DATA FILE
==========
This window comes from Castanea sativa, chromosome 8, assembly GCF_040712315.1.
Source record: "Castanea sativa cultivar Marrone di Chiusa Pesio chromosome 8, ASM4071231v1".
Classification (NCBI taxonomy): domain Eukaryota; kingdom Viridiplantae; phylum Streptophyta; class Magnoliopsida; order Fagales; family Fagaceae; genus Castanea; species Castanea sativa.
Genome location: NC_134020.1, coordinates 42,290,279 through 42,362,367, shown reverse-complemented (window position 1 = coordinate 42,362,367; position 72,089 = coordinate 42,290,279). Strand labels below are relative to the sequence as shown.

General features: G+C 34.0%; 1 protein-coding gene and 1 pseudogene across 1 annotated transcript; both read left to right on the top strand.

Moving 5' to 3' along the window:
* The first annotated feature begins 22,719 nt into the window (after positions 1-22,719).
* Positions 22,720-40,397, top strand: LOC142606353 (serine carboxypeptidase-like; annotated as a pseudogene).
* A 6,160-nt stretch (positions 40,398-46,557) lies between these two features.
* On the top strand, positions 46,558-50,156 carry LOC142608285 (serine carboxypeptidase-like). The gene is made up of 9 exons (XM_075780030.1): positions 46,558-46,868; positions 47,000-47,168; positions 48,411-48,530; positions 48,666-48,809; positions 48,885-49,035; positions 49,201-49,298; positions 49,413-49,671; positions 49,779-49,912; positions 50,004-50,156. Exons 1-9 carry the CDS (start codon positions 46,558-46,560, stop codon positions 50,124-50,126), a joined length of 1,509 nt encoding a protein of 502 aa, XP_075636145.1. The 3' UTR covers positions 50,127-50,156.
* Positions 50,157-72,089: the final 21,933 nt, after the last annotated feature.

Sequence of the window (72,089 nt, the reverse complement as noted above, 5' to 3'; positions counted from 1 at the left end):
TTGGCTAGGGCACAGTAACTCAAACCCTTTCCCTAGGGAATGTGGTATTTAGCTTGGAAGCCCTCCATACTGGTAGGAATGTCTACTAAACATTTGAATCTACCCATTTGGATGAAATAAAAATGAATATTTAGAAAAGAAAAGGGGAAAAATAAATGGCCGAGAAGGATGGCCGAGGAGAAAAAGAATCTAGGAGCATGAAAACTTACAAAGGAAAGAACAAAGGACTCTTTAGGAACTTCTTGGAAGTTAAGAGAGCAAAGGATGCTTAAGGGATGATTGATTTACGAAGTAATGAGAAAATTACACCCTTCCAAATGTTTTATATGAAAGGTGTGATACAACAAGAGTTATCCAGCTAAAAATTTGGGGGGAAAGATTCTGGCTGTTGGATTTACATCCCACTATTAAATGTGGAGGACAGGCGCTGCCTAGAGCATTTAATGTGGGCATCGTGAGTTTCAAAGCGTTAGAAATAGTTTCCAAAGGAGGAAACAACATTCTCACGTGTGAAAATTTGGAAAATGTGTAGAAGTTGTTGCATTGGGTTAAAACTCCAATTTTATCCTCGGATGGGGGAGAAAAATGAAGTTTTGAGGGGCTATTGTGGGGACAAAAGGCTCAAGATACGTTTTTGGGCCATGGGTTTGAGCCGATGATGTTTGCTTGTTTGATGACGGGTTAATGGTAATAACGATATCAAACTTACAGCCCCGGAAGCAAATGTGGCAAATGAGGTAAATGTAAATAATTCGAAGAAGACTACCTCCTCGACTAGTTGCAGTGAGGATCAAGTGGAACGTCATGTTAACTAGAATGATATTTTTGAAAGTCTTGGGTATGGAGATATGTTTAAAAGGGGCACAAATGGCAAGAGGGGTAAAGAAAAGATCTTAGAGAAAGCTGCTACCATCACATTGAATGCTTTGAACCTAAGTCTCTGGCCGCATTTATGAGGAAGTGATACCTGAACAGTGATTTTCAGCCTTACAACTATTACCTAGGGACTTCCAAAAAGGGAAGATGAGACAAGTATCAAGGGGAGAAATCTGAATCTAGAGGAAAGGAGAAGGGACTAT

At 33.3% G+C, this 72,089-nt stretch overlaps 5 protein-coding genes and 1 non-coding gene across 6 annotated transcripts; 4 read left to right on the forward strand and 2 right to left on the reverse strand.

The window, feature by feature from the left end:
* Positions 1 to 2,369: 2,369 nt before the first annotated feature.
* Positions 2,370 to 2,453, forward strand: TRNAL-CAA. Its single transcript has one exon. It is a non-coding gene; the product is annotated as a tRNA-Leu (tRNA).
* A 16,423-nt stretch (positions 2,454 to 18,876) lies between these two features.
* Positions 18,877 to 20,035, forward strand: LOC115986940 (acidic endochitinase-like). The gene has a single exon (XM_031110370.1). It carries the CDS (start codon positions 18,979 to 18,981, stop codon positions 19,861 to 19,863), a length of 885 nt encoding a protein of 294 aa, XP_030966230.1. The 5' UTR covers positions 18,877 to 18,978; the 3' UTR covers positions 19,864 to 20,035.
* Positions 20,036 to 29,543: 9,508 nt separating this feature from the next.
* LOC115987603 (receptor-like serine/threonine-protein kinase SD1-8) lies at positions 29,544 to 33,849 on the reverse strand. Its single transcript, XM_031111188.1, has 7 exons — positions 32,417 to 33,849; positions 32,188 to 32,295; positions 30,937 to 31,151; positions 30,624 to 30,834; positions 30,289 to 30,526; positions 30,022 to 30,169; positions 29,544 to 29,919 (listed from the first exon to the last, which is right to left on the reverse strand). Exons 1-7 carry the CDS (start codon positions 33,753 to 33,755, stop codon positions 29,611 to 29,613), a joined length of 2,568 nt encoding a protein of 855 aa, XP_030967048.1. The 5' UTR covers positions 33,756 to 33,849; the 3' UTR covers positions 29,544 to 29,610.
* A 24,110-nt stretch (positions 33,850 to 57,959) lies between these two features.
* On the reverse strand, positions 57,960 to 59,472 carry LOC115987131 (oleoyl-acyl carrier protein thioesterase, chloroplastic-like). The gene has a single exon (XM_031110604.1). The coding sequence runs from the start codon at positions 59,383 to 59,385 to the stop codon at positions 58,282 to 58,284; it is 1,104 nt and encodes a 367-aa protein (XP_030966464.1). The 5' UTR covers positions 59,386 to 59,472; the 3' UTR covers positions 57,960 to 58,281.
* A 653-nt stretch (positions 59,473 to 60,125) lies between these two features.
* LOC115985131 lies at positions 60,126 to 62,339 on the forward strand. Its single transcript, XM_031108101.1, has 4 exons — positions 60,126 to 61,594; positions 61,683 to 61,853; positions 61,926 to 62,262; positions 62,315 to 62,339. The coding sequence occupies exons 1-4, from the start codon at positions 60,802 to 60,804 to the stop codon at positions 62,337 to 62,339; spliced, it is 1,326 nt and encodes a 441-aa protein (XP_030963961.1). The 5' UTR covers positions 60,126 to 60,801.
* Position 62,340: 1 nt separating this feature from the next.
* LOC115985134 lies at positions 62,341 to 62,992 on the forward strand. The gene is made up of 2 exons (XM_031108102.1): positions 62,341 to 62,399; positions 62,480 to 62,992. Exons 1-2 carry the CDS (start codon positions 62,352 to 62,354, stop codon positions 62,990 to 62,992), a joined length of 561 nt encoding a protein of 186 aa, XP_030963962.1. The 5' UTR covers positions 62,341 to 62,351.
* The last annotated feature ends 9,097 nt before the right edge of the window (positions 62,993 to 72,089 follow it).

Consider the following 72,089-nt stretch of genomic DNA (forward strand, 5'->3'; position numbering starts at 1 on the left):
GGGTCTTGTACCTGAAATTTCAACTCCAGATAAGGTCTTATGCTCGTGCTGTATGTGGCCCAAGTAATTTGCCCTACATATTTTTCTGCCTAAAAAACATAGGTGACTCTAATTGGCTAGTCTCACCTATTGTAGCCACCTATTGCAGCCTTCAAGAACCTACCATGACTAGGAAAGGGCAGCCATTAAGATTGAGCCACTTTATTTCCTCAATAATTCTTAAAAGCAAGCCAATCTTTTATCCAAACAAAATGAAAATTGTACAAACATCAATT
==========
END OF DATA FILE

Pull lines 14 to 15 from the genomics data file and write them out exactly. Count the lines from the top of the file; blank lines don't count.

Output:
At 33.3% G+C, this 72,089-nt stretch overlaps 5 protein-coding genes and 1 non-coding gene across 6 annotated transcripts; 4 read left to right on the forward strand and 2 right to left on the reverse strand.

The window, feature by feature from the left end: